East Tennessee's Mountain Views

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Vonore, TN 37885

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May in the Garden

Sunday, May 1st, 2016 | Uncategorized | No Comments

Yay for May! I think that it is my favorite month of the year. It is less of a temperature yo-yo than April but doesn’t have the heat of the later summer months. In other words, it is the perfect month to play in the garden!

Let’s start this month with a discussion of the birds and the bees. I am talking about the pollinators, guys, not that other thing! You may have seen some information about pollination programs such as the Million Pollinator Garden Challenge or Operation Pollination on the news or on your Facebook feed. Both of these programs (and many more) were designed to help counteract the dramatic decrease in our pollinators by providing them with food, water, cover, and places to raise their young. You can even turn your garden into a Certified Wildlife Habitat! More importantly, you have the opportunity to make a difference. Visit www.millionpollinatorgardens.org to find out more or to sign up.

So how can you make your garden pollinator friendly? Here are some ideas:
» Use plants that are a good source of pollen or nectar. It is also helpful if you have plants that will bloom throughout the seasons. This means you will need to plan for spring, summer, and fall blooms.
» Provide a water source. Birdbaths are good for birds, but a large dish filled with sand and water just to the top of the sand is what bees and butterflies need.
» Your pollinator garden should be in a mostly sunny spot that provides wind protection.
» Plant in groups of several native or pollinator plants. A grouping of at least three is more attractive to the pollinators than a single plant.
» Eliminate or reduce the impact of pesticides. Remember that an insecticide does not know a good bug from a bad bug. That task is up to you. Know what you are treating for, and use the least toxic product first.

Why are bees and other pollinators important? Because they are responsible for a large part of our food supply. A smaller population means a smaller, less quality food supply and higher prices. Nobody wants that!

While you are out planting your pollinator garden or whatever other garden you decide to plant, you need to take a good look around and check for problems. Our mild winter was nice for us, but it means that there was not a good kill on insects (the bad ones) or fungal spores. It is much easier on you and the environment if you treat insects and diseases when signs first start to appear instead of waiting until you have a full blown infestation. A soap product or organic product works well if applied correctly and does little harm to the environment.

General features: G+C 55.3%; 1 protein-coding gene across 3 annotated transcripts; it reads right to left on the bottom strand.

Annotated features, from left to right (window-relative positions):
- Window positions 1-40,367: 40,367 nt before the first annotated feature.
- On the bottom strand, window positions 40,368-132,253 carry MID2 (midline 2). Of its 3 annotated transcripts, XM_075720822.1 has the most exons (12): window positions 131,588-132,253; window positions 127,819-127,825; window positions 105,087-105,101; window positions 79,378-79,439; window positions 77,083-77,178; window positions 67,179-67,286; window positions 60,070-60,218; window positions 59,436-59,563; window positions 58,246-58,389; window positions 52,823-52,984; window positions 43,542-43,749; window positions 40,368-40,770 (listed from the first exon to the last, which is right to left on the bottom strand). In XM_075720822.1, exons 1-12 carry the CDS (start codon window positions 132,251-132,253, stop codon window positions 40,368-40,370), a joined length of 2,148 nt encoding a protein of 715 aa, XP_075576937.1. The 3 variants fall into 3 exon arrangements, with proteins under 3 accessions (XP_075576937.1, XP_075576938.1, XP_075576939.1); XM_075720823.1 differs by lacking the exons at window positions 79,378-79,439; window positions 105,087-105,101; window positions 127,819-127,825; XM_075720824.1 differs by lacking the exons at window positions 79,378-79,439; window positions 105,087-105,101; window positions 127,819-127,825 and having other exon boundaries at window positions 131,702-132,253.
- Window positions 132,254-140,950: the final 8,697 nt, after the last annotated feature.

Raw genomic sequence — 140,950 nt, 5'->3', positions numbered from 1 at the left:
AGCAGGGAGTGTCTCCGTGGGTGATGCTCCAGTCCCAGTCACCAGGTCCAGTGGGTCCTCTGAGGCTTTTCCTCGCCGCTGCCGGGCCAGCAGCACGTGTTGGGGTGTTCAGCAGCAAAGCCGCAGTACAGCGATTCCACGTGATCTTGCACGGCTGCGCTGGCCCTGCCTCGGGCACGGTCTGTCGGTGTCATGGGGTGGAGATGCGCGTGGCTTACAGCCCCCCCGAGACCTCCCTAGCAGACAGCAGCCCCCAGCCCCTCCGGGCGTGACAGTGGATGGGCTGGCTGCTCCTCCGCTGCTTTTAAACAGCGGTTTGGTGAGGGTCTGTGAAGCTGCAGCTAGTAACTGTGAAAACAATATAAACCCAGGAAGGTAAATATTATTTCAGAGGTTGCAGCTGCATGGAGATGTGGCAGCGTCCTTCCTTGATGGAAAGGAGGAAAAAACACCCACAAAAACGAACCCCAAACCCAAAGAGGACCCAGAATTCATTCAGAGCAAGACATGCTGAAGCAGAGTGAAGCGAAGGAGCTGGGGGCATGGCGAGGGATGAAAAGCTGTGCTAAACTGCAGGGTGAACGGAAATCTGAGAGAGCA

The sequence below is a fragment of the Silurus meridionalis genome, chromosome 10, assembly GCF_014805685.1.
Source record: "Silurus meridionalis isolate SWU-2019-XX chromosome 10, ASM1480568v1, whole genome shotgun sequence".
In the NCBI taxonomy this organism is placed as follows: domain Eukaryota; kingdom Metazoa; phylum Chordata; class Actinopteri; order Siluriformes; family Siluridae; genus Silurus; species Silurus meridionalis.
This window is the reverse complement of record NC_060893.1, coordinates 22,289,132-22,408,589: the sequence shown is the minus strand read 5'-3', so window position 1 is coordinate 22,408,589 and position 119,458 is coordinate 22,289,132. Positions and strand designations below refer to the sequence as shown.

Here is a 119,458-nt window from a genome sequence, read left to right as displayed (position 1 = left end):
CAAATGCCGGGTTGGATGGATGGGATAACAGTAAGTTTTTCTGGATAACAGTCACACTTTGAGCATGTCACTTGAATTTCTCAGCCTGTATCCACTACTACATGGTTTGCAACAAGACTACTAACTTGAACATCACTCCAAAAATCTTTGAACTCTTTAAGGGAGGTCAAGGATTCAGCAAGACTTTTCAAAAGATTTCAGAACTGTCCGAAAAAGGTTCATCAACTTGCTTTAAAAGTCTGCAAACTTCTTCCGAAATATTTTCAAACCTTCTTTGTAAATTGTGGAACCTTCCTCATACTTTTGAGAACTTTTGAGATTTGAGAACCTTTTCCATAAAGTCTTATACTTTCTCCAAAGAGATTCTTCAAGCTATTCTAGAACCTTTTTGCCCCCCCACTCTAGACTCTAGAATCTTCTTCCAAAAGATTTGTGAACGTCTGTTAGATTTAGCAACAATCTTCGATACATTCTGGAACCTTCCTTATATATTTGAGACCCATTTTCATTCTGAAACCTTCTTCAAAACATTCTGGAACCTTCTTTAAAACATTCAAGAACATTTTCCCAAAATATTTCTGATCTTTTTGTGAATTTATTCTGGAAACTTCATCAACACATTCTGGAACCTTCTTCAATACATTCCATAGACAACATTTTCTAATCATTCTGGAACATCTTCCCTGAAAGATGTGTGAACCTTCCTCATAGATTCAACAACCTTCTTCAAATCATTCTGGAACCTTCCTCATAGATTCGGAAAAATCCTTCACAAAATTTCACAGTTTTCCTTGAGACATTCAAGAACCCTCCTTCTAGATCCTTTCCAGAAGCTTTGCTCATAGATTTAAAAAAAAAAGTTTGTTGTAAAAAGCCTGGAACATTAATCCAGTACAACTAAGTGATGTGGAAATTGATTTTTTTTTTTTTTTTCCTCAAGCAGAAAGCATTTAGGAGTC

Are you planting a vegetable garden this year? May is the month to plant veggies that like warm soil and warm temperatures such as beans, corn, cucumbers, peppers, squash, and tomatoes. Temperature sensitive herbs like basil and cilantro are also ready to go into the ground. You can still plant okra, sweet potatoes, and melons until the end of the month. Remember that all these plants will need a minimum of six hours of sun to produce well. If you don’t have a large enough area to plant a full-fledged garden, try a raised bed or even a container garden. And don’t despair if you do not get full sun. You can still plant leafy greens in a partially shady area.

May is also the month when it is time to plant all your heat loving annuals, such as lantana, vinca, zinnias, and begonias. Remember that floriferous plants (those that are prolific bloomers) tend to suck all the nutrients out of the soil quickly, so you need to establish a regular fertilizing schedule. Even if you planted in Miracle Gro soil or used a slow release fertilizer such as Osmocote, your plants will need to be supplemented with a water soluble fertilize at least every two weeks. Tropical plants such as hibiscus and mandavilla are also heavy feeders, as are ferns!

Container gardens especially need supplemental fertilize, since they have a limited amount of soil to pull nutrients from anyway. Weekly fertilizing will keep the plant blooming and strong. Please dilute the mixture to 1/4 to 1/2 strength to prevent salts from building up. It is also crucial to keep an eye on containers so you can trim and deadhead as needed. There are some plants that are “bullies” and will completely take over your planter (cough, sweet potato vine, cough).

That’s all for this month. I will encourage you to come see us frequently, because we are getting trucks in every day. As the season progresses, new plants will continue to become available. I also encourage you to buy any plant that you fall in love with when you see it, since some of the newer varieties have a limited supply!

Stop by and let us help you make your yard beautiful!

Meadow View Greenhouses & Garden Center
9885 Highway 11E
Lenoir City, TN 37772
(865) 986-7229
www.meadowviewgreenhouse.com

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East Tennessee's Mountain Views

P.O. Box 432

Vonore, TN 37885

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